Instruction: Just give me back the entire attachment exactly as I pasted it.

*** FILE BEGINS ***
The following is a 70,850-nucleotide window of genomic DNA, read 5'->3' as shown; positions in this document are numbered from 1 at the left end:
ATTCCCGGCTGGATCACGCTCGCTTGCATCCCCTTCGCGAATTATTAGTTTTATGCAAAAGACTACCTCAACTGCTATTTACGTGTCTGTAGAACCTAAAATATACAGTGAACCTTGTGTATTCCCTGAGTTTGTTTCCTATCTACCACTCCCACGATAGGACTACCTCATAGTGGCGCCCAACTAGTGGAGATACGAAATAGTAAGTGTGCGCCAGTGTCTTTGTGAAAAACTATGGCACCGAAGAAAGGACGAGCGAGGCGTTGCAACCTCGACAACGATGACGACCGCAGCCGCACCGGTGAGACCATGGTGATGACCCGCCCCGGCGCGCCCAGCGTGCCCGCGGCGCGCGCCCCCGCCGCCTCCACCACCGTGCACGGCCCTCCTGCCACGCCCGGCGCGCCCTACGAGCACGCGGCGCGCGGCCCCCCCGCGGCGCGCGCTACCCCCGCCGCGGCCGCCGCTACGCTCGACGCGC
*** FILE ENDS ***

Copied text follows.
The following is a 70,850-nucleotide window of genomic DNA, read 5'->3' as shown; positions in this document are numbered from 1 at the left end:
ATTCCCGGCTGGATCACGCTCGCTTGCATCCCCTTCGCGAATTATTAGTTTTATGCAAAAGACTACCTCAACTGCTATTTACGTGTCTGTAGAACCTAAAATATACAGTGAACCTTGTGTATTCCCTGAGTTTGTTTCCTATCTACCACTCCCACGATAGGACTACCTCATAGTGGCGCCCAACTAGTGGAGATACGAAATAGTAAGTGTGCGCCAGTGTCTTTGTGAAAAACTATGGCACCGAAGAAAGGACGAGCGAGGCGTTGCAACCTCGACAACGATGACGACCGCAGCCGCACCGGTGAGACCATGGTGATGACCCGCCCCGGCGCGCCCAGCGTGCCCGCGGCGCGCGCCCCCGCCGCCTCCACCACCGTGCACGGCCCTCCTGCCACGCCCGGCGCGCCCTACGAGCACGCGGCGCGCGGCCCCCCCGCGGCGCGCGCTACCCCCGCCGCGGCCGCCGCTACGCTCGACGCGC